>When the anthropic
> > > principle is taken back all the way to its source, the "I", the result is a 
>relativistic perception
> > > of the plenitude by each "I." Thus there is only one universe... the plenitude. 
>The only difference
> > > is our perception of it.
> >
> > [SPK]
> >
> >     The problem that I have with that is that we can run into severe problems with 
>the notion of a
> > "source". It looks to me that your statement here contradict your earlier 
>statement that "There is no
> > "previous" in the sense of previous time, only in terms of logical antecedent.
> [GL]
> Are you saying that taking "I" as a logical source for the anthropic causal chain is 
>a problem? It is the
> only rational starting point.


    No, I am saying that Initiality, in general, is problematic! Read the Wegner 

> > In addition, the
> > conscious points are multiply connected and the connections are a function of the 
>points themselves. In
> > other words each point could have several priors and several successors." I t 
>would make more sense if
> > the "initial boundary condition" were given within each and every instantiation of 
>an observation, e.g.
> > every time an observation is made a new universe is created.
> [GL]

> Oops!.. And how is a whole universe created?


    Each and every observation is a creative act in the sense that some subset of the 
Plenitude, to borrow your
phrase, is actualized as the first person perspective of some observer. You seem to 
forget what we previously
agreed upon! That the "third person perspective" is the intersection of many first 
person perspectives. What is
a "whole universe" to you?

> [SPK]
> > What you call the "one Universe" is what I
> > call the Totality. Each observer has a "universe" as its percept.
> >
> [GL]
> Let's say that this "universe" is simply a subset of the Plenitude or of the 
>Totality that comes about as
> the result in the limitations in the perceptual senses and mental capabilities of 
>the observer. The
> formation of this subset is just an artifact of our consciousness. It is not an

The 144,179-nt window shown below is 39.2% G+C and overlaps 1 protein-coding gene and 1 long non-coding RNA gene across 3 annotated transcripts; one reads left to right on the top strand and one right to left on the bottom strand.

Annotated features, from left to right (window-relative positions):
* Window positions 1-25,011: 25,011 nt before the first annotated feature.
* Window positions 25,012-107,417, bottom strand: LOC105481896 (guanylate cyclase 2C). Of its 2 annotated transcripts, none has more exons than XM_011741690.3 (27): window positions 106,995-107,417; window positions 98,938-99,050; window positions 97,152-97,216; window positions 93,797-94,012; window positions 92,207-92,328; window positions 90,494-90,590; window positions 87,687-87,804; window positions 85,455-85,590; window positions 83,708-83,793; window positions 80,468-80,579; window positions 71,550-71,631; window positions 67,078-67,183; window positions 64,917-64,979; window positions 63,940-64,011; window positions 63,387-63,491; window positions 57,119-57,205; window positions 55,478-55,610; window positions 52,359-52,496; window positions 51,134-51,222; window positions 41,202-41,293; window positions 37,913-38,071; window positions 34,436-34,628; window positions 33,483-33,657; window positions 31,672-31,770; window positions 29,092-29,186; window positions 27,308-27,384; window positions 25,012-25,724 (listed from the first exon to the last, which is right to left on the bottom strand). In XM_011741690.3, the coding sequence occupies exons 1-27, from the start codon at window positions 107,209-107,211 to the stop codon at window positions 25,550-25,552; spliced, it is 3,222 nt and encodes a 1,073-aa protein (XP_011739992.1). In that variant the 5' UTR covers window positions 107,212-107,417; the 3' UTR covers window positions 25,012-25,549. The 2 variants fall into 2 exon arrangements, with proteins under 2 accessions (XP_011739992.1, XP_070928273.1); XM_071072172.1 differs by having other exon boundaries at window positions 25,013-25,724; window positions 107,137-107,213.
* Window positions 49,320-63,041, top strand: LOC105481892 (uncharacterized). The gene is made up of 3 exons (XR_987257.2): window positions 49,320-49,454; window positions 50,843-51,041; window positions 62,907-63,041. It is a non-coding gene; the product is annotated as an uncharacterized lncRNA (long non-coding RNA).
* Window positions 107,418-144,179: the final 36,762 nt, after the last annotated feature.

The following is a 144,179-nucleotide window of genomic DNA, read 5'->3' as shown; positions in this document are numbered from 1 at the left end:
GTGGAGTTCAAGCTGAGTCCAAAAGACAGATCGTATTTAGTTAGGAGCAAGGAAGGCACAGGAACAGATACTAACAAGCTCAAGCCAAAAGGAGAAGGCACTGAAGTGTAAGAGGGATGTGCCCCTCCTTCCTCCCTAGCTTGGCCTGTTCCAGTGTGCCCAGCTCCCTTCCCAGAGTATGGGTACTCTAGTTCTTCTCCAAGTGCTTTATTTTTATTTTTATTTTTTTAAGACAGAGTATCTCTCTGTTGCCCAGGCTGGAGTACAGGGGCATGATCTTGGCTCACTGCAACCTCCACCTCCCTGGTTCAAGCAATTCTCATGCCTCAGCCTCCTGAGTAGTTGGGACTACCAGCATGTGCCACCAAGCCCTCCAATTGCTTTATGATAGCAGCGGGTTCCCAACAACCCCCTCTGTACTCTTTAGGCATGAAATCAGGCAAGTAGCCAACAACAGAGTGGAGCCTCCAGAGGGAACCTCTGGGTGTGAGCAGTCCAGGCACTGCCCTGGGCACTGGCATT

>active event caused by an
> observation.


    Sure, I would agree with that. This begins to approach the notion of 
expressiveness... But to dismiss the
formation of the subset as "just an artifact of our consciousness" is NOT EVEN WRONG! 
That is the same kind of
"sweep the problem under the rug" behavior that we find in orthodox physics when 
questions concerning the role
of observers comes up. Have you ever read papers on the Measurement problem in QM?

> > > > [SPK]
> > > >
> > > >     Sure, I agree in principle with that but it is easy to see that something 
>somehow IS
> > > > changing.
> > > [GL]
> > > hmmmm... phase space for example provides the information of movement while 
>being itself
> > > static....To say that the plenitude itself is changing leads to a paradox....The 
>illusion of change
> > > is embedded in each conscious point and is a result of the directional logical 
>links which depend
> > > themselves on the type of consciousness we have.
> >
> > [SPK]
> >
> >     Right, right! This is a tricky idea! The Totality is "paradoxical" for it is 
>Complete (in the
> > Goedelian sense) and is this equal to it representation. Paradox is *NOT* 
>necessarily problematic! (See:
> >  ) While there is no 
>unique factorization
> > of the Totality into "parts" it is decomposable into "Incomplete" subsets. Prof. 
>Kitada has shown how
> > this works and how time can be derived there from: 
> >
> Saibal wrote:
> > George Levy wrote:
> > Even with the null set I have my doubt. Why not use the Not(null set)
> ..... which is the plenitude eh???  :-)
> > How do you avoid Russel's paradox?
> The Plenitude is not a set.... so strictly speaking the operation Not(null set) 
>cannot be performed using
> the set operator "Not".... The fact that the result of the operation does not fall 
>into the domain of sets
> indicates incompleteness of the sets just like taking the square root of a negative 
>number indicates
> incompleteness of the reals. The solution for the square root problem is to invent 
>imaginary numbers and to
> continue doing square roots. I am not sure what the solution for the sets would 
>be.... invent an object of
> the class Not(null set)???
> I guess this would lead to logical contradictions.....The fact is that the plenitude 
>in its entirety does
> include contradictions...What restores rationality is the presence of 
> is a rational
> locus  in the plenitude, imposed by the anthropic principle....


    The use of Non-well Founded sets solves this conundrum!

> George

Kindest regards,